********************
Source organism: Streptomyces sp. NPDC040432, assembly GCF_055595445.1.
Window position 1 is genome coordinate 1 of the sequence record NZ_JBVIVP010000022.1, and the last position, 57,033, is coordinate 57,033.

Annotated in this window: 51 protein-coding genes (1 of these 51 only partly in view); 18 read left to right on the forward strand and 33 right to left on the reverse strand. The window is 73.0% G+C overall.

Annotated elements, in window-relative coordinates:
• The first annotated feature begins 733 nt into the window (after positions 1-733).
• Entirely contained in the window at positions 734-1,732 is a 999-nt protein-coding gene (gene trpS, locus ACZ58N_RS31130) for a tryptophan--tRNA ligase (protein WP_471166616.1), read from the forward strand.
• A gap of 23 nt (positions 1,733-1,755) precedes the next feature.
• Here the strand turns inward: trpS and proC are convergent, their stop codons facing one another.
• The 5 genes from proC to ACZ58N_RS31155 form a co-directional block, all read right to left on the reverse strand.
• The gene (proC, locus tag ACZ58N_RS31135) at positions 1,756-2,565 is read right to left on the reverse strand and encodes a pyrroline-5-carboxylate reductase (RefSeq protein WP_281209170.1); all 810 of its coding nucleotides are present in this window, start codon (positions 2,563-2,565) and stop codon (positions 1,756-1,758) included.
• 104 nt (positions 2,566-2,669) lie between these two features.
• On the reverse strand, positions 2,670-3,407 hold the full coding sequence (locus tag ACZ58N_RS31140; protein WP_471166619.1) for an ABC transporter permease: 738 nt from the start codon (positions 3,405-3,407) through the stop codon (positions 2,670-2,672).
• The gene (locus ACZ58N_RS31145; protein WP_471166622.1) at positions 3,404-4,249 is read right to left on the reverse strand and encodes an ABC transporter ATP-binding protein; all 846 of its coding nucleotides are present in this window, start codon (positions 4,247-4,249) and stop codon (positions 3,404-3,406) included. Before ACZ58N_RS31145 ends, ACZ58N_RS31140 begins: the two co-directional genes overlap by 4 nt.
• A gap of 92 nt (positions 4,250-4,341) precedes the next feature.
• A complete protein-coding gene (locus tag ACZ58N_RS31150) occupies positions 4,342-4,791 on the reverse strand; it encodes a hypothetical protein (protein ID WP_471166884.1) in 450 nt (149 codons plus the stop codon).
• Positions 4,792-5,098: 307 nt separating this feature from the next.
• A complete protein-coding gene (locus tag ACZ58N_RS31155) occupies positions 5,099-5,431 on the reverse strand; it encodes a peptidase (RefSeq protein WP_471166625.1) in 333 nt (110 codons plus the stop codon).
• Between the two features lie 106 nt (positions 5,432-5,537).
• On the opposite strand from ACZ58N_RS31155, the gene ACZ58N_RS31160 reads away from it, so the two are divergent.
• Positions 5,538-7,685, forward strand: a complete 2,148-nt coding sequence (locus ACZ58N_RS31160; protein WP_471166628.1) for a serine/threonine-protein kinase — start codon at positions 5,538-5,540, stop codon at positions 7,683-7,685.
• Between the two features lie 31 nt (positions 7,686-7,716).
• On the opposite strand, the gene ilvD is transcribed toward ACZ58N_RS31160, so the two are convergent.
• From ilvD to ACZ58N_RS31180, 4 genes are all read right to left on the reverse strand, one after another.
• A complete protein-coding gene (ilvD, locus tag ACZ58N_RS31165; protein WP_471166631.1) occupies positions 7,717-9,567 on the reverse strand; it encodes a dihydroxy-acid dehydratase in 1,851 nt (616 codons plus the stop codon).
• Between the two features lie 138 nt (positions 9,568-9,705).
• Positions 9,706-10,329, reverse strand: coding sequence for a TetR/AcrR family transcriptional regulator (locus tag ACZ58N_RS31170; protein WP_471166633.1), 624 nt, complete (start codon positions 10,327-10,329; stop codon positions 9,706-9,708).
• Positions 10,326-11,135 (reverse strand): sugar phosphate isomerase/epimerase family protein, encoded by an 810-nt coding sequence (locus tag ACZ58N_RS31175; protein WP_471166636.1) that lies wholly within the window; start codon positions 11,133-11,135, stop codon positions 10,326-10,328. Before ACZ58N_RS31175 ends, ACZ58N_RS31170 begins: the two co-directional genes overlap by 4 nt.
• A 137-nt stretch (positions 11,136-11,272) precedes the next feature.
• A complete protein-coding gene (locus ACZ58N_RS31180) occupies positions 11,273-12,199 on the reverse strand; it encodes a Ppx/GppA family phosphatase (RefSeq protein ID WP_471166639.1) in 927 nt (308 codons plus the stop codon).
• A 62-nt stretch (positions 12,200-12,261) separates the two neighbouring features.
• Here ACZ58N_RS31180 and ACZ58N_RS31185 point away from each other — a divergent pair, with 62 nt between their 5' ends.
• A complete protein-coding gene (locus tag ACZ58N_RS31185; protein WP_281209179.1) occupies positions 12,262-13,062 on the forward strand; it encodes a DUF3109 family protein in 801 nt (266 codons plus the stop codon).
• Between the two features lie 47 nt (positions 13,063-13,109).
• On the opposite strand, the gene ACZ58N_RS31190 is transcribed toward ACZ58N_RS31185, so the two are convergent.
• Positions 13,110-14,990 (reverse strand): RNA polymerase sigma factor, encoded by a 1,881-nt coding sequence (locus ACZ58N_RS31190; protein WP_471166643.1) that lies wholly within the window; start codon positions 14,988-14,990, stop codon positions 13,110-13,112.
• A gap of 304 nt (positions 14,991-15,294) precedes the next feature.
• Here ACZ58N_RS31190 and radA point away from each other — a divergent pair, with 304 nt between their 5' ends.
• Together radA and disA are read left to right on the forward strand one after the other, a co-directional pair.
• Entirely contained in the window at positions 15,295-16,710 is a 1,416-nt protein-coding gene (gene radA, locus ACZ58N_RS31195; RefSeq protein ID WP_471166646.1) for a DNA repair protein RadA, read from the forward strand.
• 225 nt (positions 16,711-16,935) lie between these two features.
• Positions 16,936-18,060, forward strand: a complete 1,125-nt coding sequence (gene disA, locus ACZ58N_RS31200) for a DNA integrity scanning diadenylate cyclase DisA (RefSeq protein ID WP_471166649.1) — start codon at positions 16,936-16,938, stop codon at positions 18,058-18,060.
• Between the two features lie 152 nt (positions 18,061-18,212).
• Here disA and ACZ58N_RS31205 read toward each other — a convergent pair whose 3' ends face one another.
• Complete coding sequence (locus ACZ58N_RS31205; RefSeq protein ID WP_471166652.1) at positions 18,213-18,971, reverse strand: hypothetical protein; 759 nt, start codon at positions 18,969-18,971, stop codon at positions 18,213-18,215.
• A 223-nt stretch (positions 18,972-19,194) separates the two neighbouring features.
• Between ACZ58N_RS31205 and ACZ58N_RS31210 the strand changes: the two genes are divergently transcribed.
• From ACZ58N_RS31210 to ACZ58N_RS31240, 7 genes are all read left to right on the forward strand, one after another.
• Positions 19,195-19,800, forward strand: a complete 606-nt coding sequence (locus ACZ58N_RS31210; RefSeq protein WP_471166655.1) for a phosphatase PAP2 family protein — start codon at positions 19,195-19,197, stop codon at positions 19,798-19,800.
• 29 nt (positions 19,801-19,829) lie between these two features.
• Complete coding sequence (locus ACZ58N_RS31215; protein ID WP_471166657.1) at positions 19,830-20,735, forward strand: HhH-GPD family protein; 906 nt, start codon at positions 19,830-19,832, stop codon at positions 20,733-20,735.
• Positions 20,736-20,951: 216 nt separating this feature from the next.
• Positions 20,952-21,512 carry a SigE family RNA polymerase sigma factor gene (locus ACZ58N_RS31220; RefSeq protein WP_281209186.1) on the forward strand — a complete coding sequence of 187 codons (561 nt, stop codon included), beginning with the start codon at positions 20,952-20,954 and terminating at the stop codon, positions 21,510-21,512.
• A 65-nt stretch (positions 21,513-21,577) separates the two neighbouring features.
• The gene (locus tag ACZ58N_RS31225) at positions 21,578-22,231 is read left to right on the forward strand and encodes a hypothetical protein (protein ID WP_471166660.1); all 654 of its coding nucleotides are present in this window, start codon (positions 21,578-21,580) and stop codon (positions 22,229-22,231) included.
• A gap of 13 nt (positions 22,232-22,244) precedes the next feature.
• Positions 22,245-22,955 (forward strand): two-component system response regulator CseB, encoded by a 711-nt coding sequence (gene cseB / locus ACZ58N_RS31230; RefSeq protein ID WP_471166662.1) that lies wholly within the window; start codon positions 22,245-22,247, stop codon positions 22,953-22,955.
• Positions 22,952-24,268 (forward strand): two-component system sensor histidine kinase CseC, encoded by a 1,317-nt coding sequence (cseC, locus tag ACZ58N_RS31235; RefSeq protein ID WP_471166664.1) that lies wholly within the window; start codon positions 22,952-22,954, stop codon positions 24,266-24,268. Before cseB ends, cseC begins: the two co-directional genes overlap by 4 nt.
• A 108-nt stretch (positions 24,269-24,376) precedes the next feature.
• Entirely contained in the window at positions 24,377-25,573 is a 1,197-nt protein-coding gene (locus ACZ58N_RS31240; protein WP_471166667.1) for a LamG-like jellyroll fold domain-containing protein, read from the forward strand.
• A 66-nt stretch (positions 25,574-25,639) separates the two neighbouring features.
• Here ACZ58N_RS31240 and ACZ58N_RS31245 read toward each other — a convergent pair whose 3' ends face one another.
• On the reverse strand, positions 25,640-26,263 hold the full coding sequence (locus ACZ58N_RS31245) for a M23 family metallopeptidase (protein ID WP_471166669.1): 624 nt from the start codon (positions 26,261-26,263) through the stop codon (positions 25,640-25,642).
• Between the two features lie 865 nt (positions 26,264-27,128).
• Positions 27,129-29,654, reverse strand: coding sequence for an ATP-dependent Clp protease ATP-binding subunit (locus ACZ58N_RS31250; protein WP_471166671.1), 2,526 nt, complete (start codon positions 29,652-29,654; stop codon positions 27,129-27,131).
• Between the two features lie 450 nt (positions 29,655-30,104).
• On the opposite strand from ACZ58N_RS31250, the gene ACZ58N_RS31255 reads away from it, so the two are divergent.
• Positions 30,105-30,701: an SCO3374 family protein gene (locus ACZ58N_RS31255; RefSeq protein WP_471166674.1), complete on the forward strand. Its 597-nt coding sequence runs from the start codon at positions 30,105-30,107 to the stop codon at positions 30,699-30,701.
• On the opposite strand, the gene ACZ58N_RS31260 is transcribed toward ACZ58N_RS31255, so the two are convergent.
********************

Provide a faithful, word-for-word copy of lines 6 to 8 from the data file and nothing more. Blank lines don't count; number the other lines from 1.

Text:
• Entirely contained in the window at positions 734-1,732 is a 999-nt protein-coding gene (gene trpS, locus ACZ58N_RS31130) for a tryptophan--tRNA ligase (protein WP_471166616.1), read from the forward strand.
• A gap of 23 nt (positions 1,733-1,755) precedes the next feature.
• Here the strand turns inward: trpS and proC are convergent, their stop codons facing one another.